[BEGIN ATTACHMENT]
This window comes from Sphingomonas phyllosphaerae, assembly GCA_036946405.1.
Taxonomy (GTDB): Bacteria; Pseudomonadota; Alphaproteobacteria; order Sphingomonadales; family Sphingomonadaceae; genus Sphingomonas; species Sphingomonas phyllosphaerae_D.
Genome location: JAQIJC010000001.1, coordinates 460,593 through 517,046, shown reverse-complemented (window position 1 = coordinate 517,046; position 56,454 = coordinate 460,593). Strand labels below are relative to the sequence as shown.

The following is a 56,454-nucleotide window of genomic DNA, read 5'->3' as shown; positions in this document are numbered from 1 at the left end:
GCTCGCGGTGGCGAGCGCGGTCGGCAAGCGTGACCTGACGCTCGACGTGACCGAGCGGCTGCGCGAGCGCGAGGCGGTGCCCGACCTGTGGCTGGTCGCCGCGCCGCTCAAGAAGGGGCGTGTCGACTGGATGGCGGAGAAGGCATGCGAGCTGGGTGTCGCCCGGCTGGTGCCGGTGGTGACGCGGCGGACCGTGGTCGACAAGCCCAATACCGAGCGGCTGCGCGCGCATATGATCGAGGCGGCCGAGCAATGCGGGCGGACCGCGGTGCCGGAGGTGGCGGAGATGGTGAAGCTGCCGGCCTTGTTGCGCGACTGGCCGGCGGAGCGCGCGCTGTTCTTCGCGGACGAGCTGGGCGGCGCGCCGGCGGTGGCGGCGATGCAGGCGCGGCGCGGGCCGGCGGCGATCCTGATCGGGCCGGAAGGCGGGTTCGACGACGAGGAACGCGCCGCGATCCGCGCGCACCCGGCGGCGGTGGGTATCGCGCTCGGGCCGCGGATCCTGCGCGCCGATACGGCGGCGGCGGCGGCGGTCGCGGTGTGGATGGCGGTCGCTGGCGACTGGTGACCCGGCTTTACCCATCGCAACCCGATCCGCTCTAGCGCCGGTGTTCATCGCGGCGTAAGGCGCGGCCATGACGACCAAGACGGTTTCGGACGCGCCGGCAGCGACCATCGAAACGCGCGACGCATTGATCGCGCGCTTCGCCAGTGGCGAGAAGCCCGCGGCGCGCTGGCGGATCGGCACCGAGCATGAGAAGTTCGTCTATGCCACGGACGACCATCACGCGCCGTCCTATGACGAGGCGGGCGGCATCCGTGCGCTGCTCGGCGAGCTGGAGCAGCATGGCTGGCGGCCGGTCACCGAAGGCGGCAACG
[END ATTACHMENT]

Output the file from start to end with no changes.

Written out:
This window comes from Sphingomonas phyllosphaerae, assembly GCA_036946405.1.
Taxonomy (GTDB): Bacteria; Pseudomonadota; Alphaproteobacteria; order Sphingomonadales; family Sphingomonadaceae; genus Sphingomonas; species Sphingomonas phyllosphaerae_D.
Genome location: JAQIJC010000001.1, coordinates 460,593 through 517,046, shown reverse-complemented (window position 1 = coordinate 517,046; position 56,454 = coordinate 460,593). Strand labels below are relative to the sequence as shown.

The following is a 56,454-nucleotide window of genomic DNA, read 5'->3' as shown; positions in this document are numbered from 1 at the left end:
GCTCGCGGTGGCGAGCGCGGTCGGCAAGCGTGACCTGACGCTCGACGTGACCGAGCGGCTGCGCGAGCGCGAGGCGGTGCCCGACCTGTGGCTGGTCGCCGCGCCGCTCAAGAAGGGGCGTGTCGACTGGATGGCGGAGAAGGCATGCGAGCTGGGTGTCGCCCGGCTGGTGCCGGTGGTGACGCGGCGGACCGTGGTCGACAAGCCCAATACCGAGCGGCTGCGCGCGCATATGATCGAGGCGGCCGAGCAATGCGGGCGGACCGCGGTGCCGGAGGTGGCGGAGATGGTGAAGCTGCCGGCCTTGTTGCGCGACTGGCCGGCGGAGCGCGCGCTGTTCTTCGCGGACGAGCTGGGCGGCGCGCCGGCGGTGGCGGCGATGCAGGCGCGGCGCGGGCCGGCGGCGATCCTGATCGGGCCGGAAGGCGGGTTCGACGACGAGGAACGCGCCGCGATCCGCGCGCACCCGGCGGCGGTGGGTATCGCGCTCGGGCCGCGGATCCTGCGCGCCGATACGGCGGCGGCGGCGGCGGTCGCGGTGTGGATGGCGGTCGCTGGCGACTGGTGACCCGGCTTTACCCATCGCAACCCGATCCGCTCTAGCGCCGGTGTTCATCGCGGCGTAAGGCGCGGCCATGACGACCAAGACGGTTTCGGACGCGCCGGCAGCGACCATCGAAACGCGCGACGCATTGATCGCGCGCTTCGCCAGTGGCGAGAAGCCCGCGGCGCGCTGGCGGATCGGCACCGAGCATGAGAAGTTCGTCTATGCCACGGACGACCATCACGCGCCGTCCTATGACGAGGCGGGCGGCATCCGTGCGCTGCTCGGCGAGCTGGAGCAGCATGGCTGGCGGCCGGTCACCGAAGGCGGCAACG